• Amber

    Wow. I got chills and tears from reading this. I can so relate to these feelings. I have two kid (8 yrs. girl, 12 wks boy) and as my girl has grown I’ve felt less and less competent at being her mother. I carry this burden of nameless guilt around all of the time and don’t even know if I actually have anything to feel guilty about. With my 12 week old, I feel that I can handle anything thrown my way. You, lady, are an amazing writer and I thank you for sharing this with us. Your little Arlo is so cute, too!

    • Rosa Fang

      Do not waste your energy feeling guilty towards your daughter. It is natural when another human came between your duel, after all it’s been only 12 weeks. Your daughter is better off to learn from your example, to love another without reservation.

  • Kerry

    Yep, you got it. Roll with it, enjoy. I totally get this. You realise that hopefully it will all
    come back around when your kids are older and they’ll be stoked to hang with their great
    Mama and there will be less whining (again, hopefully!)

    Meanwhile, enjoy these precious days! X

  • Jessica

    Damn, Janelle. How do you even find time to make us cry right now? Every word here is just so exact. My oldest-of-four turns eight today, my youngest is 10.5 months. So I don’t have a nearly teenager yet myself, but everything you say I feel too. Thanks for your writing. And what delicious pictures!

  • Shannon

    Yep. Hit the nail on the head. Perhaps that is why I am craving a 3rd. I have a 4 and and 8 year old and I am turing 38…….and man I would love to live those first days/weeks/months/years again…..

  • Feruza

    I’ve been reading you since your “I became a mother. And died to live” piece, which I had to print out. Because some perfect lines need to be preserved, re-read, re-thought.
    I also had a baby a month ago. I have an older child too. What you wrote has me in tears. So true, so true…so perfectly true. Thank you for that. For putting this feeling into words. For naming this stage-“the prefect mother” stage. You are right, I may be a crappy mother to my 7 year old , but I try, oh how I try, how I hate myself for failing, but I will try again tomorrow.
    But I am a perfect mother to my 1 month old tiny son. Thank you for making me realize that. And patience to you and all the other mamas, those who are perfect for now, and those who are trying.

  • Nicole

    Here’s the deal. I had 4 kids in 5 yrs. My oldest is about to be a freshman in high school, my baby is nearly 9,stubborn,defiant and beautifully -mine-. I’m in school full-time (32-40hrs a week, plus about another 15-20 working at it) and though I have a pretty damned good husband of 14yrs, I often feel like I have no idea what I am doing to or with my kids these days. This post really hit me, because it’s so freaking -true-.

    • Rosa Fang

      Good for you ! I believe you know exactly what you’re doing. Your children, with your example, learn the value of your trying to fortify yourself by pursuing an education. They will look up to you for your independence, diligence and strength. Don’t doubt yourself.

  • Laura

    I wish you’d have had him a couple months ago and written this earlier si I’d have read it before my first was born. In hindsight, this is the perfect mentality for those first few weeks. Suck them up and just don’t concern yourself with much other than that new little one.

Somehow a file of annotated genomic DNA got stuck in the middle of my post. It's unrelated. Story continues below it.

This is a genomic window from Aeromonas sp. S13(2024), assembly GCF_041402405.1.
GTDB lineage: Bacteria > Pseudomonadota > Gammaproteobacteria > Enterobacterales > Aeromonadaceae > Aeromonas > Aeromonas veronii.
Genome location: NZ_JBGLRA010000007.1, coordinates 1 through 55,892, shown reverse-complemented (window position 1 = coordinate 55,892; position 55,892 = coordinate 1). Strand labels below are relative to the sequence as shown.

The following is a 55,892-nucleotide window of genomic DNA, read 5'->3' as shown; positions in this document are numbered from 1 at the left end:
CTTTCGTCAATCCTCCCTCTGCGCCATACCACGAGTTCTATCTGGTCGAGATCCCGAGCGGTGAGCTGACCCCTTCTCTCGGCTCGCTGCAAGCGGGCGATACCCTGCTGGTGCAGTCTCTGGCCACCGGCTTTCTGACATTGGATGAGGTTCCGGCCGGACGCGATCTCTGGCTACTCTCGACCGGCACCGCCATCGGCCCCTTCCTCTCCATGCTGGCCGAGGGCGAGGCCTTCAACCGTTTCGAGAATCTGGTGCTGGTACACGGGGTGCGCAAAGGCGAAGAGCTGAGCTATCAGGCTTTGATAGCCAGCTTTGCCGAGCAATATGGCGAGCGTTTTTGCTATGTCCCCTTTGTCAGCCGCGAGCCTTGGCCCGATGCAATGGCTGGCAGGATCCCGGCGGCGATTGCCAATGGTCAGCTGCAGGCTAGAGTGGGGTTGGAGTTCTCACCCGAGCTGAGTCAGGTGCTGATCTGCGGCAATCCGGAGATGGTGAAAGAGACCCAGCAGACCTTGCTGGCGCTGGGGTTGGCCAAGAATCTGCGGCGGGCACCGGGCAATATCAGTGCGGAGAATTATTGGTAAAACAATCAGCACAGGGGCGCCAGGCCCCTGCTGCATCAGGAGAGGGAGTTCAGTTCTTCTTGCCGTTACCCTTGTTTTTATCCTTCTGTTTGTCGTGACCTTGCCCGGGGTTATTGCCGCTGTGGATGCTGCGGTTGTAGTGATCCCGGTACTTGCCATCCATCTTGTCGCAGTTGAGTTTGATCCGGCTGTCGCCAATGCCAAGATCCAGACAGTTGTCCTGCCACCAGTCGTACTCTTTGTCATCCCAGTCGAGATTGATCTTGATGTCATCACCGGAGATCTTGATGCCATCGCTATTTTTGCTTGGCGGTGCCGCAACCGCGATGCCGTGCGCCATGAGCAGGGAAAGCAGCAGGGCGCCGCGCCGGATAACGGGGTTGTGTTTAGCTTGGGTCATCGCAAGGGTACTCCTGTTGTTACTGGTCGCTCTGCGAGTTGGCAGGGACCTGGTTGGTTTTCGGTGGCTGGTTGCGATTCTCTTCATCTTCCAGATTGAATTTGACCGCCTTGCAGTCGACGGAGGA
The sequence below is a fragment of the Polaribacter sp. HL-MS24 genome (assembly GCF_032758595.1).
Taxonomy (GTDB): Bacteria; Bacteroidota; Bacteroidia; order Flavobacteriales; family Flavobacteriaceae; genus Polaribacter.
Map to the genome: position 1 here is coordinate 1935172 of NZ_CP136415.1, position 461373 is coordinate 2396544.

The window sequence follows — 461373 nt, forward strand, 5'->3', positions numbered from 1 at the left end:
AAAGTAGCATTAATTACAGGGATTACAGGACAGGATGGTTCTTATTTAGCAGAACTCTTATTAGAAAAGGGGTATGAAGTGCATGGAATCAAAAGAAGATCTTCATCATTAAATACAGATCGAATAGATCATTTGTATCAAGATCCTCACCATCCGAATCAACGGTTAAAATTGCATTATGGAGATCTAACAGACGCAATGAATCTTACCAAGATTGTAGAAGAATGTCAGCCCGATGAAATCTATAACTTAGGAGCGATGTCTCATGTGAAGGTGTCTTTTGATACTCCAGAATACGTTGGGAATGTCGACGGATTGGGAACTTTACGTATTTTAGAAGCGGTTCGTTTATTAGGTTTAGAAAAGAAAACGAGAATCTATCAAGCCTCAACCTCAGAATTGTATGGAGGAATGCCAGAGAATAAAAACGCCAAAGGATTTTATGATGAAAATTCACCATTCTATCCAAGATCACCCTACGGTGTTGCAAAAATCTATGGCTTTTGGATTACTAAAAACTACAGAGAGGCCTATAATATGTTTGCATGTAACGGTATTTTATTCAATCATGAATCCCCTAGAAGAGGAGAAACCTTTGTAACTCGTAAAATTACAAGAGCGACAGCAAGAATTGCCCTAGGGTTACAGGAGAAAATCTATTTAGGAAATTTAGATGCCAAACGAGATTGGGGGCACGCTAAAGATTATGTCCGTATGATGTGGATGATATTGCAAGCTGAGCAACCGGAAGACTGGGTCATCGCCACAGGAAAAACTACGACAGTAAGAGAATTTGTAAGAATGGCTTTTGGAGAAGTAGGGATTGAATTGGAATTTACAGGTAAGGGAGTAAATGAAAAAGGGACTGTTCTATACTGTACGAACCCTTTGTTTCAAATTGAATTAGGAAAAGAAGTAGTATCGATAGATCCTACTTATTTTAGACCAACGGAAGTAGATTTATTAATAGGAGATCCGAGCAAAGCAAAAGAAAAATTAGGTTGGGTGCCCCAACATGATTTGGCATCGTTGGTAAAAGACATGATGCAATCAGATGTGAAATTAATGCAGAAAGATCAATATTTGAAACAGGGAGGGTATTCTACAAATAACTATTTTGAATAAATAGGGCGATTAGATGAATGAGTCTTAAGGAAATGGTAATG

• Terri S. Vanech

    Bittersweet, reading this as our daughter is off at college orientation. great post.

  • Shenoa

    Chills. Tears. Deep Understanding. I love all that you write.

  • Jess

    You’ve written a lot of wonderful posts, but this post, by far, is the most beautifully written. It broke my heart. It put my heart back to together.

  • Ashley bell

    Thank you oh so much for saying what I’m thinking. It’s refreshing to hear another sober mom share the real, the hard, the blessings.

  • SummerLily

    Beautifully written. What a eautiful little baby boy! You made me cry (again!) 🙂

  • jade

    You just gave me breath. I am a mom of three….desperately dying for a fourth. It has taken me over. I didn’t know why. Until this. This is so beautiful. So poignantly accurate. All the feelings that surface with each new stage of growth are surprising and new. You’ve allowed me to breathe again today. And I no longer question that number four would be just what I need.

  • Donna

    Amazingly you described my life……without the newborn. My 13 year old know it all daughter, who makes me wonder how I can even tie my shoes because I’m that stupid, lol. My 10 year old daughter that plays the middle child like nobodies business and then my youngest 7 year old son that still on many days, can see my hurt and disgust with being the stupid mom who clearly knows nothing and actually stops and takes time to tell me it’s ok and he loves me and I’m the best mom ever.

    I will tell you the almost teen girl of yours will “Get It” one day. I promise. My daughter just “KNEW” she would be happier living with her Dad, so with as much devastation as a Tsunami can cause I let her go…..

    And then after 3 months, she wants who????? Her Mom…why….because her Dad loves her and she knows this….but he’s not and will never be Mommy.

    That’s what we do as Mothers, we clean up puke, fix wounds, get pissed off at the world around us being full of assholes and want to pull out the grizzly bear when someone hurts in any way shape or form one of our young.

    So keep blogging, keep the faith and know that even on your worst day of adult tantrums and feeling like you can’t fix them or help them, YOU DO!!! In every sentence and every breath they are listening and it may take a while for them to get dialed back into you, but they will.